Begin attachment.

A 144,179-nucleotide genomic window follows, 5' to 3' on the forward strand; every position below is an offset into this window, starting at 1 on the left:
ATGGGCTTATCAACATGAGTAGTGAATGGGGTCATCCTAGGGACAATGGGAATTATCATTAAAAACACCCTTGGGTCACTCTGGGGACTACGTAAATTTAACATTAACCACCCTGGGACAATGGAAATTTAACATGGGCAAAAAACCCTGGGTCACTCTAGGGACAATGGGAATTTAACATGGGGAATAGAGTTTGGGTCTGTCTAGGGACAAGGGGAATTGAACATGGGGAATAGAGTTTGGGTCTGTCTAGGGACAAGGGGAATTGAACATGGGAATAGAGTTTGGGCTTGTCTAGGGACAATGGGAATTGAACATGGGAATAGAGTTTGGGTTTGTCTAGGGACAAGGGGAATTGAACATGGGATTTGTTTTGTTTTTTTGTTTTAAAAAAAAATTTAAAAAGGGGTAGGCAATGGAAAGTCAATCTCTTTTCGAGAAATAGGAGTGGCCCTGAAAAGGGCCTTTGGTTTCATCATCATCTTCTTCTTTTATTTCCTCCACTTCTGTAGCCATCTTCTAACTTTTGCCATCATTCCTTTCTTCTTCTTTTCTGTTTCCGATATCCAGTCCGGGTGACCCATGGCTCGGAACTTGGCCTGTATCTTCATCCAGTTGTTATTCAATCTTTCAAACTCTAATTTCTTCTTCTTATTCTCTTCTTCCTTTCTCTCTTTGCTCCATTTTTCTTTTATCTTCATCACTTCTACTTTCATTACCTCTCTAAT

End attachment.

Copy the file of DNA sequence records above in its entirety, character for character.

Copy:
A 144,179-nucleotide genomic window follows, 5' to 3' on the forward strand; every position below is an offset into this window, starting at 1 on the left:
ATGGGCTTATCAACATGAGTAGTGAATGGGGTCATCCTAGGGACAATGGGAATTATCATTAAAAACACCCTTGGGTCACTCTGGGGACTACGTAAATTTAACATTAACCACCCTGGGACAATGGAAATTTAACATGGGCAAAAAACCCTGGGTCACTCTAGGGACAATGGGAATTTAACATGGGGAATAGAGTTTGGGTCTGTCTAGGGACAAGGGGAATTGAACATGGGGAATAGAGTTTGGGTCTGTCTAGGGACAAGGGGAATTGAACATGGGAATAGAGTTTGGGCTTGTCTAGGGACAATGGGAATTGAACATGGGAATAGAGTTTGGGTTTGTCTAGGGACAAGGGGAATTGAACATGGGATTTGTTTTGTTTTTTTGTTTTAAAAAAAAATTTAAAAAGGGGTAGGCAATGGAAAGTCAATCTCTTTTCGAGAAATAGGAGTGGCCCTGAAAAGGGCCTTTGGTTTCATCATCATCTTCTTCTTTTATTTCCTCCACTTCTGTAGCCATCTTCTAACTTTTGCCATCATTCCTTTCTTCTTCTTTTCTGTTTCCGATATCCAGTCCGGGTGACCCATGGCTCGGAACTTGGCCTGTATCTTCATCCAGTTGTTATTCAATCTTTCAAACTCTAATTTCTTCTTCTTATTCTCTTCTTCCTTTCTCTCTTTGCTCCATTTTTCTTTTATCTTCATCACTTCTACTTTCATTACCTCTCTAAT